Friday, December 04, 2009

Ralph Johnson on learning to program

In general, there are 2 types of books. There is theory books and there is practical books. You can learn theory from a book. You cannot learn anything practical from a book. You learn practical things by practicing. Practical books are great, you read them, they tell you some ideas, but they tell you ideas of things to practice and you have to go off and practice it. It's only after you practice that you actually know. Then you'll say "Oh, now I know what that guy meant when he said that!"

That's how you learn. You only learn that stuff by doing. It's like any program - you can't actually learn to program by reading a book. Of course you read the book, but you have to get to the system and you write little programs and you write bigger and bigger programs and after a while you know how to program in the language, but you've got to do it to learn. You are not really going to learn by just reading the book.

When I was young I was a sort of person who listened to older people. Some young people don't, but I was a young person who did, but even so, they would tell me a lot of things. I would remember it, I wasn't like I disbelieved them, but it just a little bit hard to believe and I wasn't sure. Now, I'm over 50 and a lot of stuff makes an awful lot more sense to me and I say "Those old guys were right when telling me things", but you can't until you live it, until you go through it yourself, you really can't know it for sure.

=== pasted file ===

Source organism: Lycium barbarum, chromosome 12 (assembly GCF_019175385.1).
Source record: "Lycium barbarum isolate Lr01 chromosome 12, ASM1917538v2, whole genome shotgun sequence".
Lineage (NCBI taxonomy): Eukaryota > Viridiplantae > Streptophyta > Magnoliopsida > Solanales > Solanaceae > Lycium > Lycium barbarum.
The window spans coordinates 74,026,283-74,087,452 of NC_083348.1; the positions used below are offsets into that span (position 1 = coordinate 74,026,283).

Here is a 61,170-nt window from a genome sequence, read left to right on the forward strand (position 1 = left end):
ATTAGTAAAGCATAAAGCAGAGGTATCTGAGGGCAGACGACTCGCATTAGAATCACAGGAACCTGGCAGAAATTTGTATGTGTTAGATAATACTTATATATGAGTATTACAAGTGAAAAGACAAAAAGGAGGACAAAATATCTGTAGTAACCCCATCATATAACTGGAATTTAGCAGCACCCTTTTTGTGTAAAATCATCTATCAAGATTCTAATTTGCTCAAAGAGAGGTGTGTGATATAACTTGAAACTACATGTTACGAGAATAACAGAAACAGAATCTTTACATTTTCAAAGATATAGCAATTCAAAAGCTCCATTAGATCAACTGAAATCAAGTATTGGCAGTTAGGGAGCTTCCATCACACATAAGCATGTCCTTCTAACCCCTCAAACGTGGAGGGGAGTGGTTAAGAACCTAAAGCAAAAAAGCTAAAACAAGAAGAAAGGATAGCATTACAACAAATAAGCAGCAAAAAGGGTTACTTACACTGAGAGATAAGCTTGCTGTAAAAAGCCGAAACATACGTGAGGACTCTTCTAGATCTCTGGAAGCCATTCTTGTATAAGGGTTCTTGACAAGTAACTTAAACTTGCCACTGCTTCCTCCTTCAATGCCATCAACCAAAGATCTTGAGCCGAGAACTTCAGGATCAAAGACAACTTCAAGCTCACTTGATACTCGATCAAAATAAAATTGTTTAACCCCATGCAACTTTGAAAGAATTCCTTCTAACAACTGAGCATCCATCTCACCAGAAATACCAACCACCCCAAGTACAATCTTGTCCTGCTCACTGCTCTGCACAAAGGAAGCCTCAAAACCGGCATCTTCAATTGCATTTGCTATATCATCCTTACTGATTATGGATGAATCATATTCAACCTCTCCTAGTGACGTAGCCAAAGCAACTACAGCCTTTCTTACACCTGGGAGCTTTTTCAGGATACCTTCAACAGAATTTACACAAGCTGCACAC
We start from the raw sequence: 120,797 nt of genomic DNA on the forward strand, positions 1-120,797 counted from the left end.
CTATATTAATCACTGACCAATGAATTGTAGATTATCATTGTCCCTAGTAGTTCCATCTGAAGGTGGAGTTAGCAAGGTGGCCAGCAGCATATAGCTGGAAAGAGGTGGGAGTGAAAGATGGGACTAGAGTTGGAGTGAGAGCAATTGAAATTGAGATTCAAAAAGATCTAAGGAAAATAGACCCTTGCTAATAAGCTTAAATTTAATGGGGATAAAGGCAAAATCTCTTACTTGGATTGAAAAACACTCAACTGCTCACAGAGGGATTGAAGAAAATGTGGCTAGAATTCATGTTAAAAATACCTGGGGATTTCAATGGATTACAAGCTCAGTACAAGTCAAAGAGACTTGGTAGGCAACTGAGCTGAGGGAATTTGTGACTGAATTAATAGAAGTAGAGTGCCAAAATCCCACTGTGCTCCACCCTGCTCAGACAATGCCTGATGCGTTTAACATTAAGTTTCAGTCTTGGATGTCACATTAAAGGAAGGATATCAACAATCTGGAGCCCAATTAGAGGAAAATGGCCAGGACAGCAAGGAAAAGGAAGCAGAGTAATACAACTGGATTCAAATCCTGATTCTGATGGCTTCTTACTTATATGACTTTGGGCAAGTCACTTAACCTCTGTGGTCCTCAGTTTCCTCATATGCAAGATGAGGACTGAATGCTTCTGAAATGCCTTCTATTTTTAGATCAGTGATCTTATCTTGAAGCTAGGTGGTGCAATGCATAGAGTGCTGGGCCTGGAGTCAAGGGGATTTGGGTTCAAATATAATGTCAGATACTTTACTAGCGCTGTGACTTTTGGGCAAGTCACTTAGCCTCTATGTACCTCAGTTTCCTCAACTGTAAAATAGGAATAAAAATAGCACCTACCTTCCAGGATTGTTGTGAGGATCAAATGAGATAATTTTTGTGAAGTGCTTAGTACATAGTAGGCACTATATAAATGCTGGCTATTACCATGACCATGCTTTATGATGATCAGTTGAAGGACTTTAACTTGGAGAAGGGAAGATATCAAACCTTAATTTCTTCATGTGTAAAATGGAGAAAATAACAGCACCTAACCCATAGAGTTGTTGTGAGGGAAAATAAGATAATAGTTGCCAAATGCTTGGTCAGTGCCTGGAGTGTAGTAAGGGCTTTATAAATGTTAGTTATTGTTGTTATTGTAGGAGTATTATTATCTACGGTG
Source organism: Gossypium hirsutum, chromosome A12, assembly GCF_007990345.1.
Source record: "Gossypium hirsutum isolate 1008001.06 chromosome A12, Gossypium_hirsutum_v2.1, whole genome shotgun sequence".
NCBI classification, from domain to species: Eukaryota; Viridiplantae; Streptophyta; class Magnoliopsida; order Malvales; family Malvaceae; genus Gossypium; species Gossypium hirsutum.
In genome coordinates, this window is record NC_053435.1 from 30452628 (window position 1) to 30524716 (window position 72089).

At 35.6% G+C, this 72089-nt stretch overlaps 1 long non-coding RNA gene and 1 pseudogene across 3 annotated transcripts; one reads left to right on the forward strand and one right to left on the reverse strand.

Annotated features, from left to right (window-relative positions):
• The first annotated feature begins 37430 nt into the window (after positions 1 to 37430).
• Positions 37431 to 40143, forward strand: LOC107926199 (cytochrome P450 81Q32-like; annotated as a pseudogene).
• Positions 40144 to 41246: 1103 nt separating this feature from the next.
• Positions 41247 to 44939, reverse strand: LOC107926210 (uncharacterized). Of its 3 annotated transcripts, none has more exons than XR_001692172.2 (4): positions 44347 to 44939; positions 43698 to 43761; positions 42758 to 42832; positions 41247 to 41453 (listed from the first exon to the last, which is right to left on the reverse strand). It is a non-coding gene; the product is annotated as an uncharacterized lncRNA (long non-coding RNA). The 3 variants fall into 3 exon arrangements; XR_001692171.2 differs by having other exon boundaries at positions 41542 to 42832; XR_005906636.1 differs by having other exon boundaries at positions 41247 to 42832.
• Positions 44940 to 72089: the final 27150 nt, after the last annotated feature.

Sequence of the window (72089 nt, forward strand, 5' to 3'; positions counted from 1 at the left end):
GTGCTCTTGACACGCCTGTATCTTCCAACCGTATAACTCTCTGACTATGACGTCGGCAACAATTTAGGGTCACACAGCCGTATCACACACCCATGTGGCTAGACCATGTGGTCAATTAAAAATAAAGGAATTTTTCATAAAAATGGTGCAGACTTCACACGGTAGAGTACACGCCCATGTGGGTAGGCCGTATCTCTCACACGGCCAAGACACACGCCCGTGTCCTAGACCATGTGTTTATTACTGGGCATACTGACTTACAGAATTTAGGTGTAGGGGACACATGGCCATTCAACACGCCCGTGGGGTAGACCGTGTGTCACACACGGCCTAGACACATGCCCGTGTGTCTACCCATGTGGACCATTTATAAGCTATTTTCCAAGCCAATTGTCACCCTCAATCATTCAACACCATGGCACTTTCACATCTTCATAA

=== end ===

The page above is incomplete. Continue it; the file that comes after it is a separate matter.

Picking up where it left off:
When you get a pattern book, you need to be bold. You need to just try the stuff out and you need to expect you are going to make mistakes, too, so don't try it out when someone's life is on the line. You try it out in the privacy of your own home, where you are not going to damage anybody too much. I think that's actually a problem with industry - companies don't let people just experiment and play around. Everything is "This is production code, we're going live next week and here is a book, read that and figure out how to put it in there." It doesn't matter what the book is on - whether it's going to be a database, or parallel programming, you have to do it 3 or 4 times until you really get comfortable with it and people are always putting this code out there that they just barely figured out how to make it run. That's not smart. Managers should give people more time to get it right before they push it out to the world. Some do, but probably yours doesn't, if yours is like most of them.

watch the interview